Swedish Medical Center’s lighting system adjusts to natural sleep and wake cycles.

Photo courtesy of ZGF Architects

The 22-bed behavioral health unit within Seattle’s Swedish Medical Center was designed to promote patient healing and safety through a calming work environment for staff.

ZGF Architects LLP worked with the medical center on a number of design elements to help achieve that goal, including additional acoustic insulation to reduce noise, color schemes and textures to evoke the nature of the Pacific Northwest, and durable yet aesthetically pleasing furniture.

It also incorporated circadian lighting into the 15,605-square-foot space. Circadian lighting is light that synchronizes to natural sleep-wake rhythms to promote calm as the day comes to an end.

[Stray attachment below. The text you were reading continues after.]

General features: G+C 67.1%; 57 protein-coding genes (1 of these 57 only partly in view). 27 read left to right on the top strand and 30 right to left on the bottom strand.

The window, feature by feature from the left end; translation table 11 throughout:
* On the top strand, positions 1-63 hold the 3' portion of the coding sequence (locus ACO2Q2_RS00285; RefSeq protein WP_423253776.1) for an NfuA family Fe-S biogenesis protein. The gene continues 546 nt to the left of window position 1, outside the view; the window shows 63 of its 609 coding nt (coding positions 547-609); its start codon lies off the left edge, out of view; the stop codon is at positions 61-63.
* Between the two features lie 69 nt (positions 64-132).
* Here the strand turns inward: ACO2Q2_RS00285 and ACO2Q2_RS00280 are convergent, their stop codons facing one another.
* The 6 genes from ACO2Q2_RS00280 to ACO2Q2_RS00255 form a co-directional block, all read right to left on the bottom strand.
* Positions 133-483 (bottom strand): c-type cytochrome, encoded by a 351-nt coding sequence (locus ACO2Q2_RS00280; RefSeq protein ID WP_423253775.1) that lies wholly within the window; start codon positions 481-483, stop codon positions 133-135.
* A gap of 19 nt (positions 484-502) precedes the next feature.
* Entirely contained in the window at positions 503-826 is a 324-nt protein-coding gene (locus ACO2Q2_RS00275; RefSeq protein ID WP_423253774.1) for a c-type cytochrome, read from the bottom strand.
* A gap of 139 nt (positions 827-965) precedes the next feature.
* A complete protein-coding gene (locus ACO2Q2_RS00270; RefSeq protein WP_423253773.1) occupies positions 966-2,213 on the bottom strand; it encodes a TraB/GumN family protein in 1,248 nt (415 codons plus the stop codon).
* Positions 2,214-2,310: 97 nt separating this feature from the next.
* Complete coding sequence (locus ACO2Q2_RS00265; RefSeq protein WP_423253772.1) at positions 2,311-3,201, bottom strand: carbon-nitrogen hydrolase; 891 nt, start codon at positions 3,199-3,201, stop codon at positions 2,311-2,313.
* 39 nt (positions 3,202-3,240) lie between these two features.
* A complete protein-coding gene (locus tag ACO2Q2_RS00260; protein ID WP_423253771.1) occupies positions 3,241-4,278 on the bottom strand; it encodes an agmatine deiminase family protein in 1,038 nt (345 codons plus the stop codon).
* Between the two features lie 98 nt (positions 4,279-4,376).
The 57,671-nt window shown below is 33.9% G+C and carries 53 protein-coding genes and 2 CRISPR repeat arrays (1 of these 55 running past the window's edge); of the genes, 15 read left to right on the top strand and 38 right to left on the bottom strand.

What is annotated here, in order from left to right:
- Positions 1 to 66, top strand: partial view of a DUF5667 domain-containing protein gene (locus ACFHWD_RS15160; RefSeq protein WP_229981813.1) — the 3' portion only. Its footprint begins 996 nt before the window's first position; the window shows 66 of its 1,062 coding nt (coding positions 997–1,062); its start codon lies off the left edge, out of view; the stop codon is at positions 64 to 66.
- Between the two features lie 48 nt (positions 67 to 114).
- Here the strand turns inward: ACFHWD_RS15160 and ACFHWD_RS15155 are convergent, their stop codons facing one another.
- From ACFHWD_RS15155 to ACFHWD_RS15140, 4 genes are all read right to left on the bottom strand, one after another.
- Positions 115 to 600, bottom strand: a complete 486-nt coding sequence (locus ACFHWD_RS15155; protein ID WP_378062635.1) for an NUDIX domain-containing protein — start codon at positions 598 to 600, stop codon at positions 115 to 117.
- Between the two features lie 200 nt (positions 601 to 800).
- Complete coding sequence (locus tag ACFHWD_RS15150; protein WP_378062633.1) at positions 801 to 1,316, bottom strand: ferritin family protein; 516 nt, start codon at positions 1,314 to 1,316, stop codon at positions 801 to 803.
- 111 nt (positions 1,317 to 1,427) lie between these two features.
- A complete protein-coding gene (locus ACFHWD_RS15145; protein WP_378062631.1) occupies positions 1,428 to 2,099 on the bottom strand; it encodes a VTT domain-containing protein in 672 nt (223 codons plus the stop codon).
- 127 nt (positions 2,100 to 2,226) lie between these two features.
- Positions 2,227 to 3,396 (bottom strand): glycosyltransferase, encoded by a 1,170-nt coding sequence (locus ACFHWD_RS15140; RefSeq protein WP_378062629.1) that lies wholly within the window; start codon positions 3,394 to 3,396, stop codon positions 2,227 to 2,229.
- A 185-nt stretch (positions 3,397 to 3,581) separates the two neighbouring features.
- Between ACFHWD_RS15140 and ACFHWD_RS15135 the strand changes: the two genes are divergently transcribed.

After a year of operation, ZGF conducted a post-occupancy evaluation study to determine if the design techniques, especially the lighting, had actually accomplished their intended purposes. The firm surveyed 25 behavioral health-unit providers to assess the health care facility’s design, and the results were positive. The researchers say that the calming light during the evening hours influenced attitudes about the calming nature of the patient rooms and the overall patient unit. 

Sixty-nine percent of the providers reported that the lighting was calming in the evening, while 77 percent reported that patient rooms provided a calm retreat. Seventy-one percent said that the unit environment was calming.

Overall, 69 percent of the staff reported being satisfied with the lighting comfort and that the lighting’s sleep and wake cycles were consistent.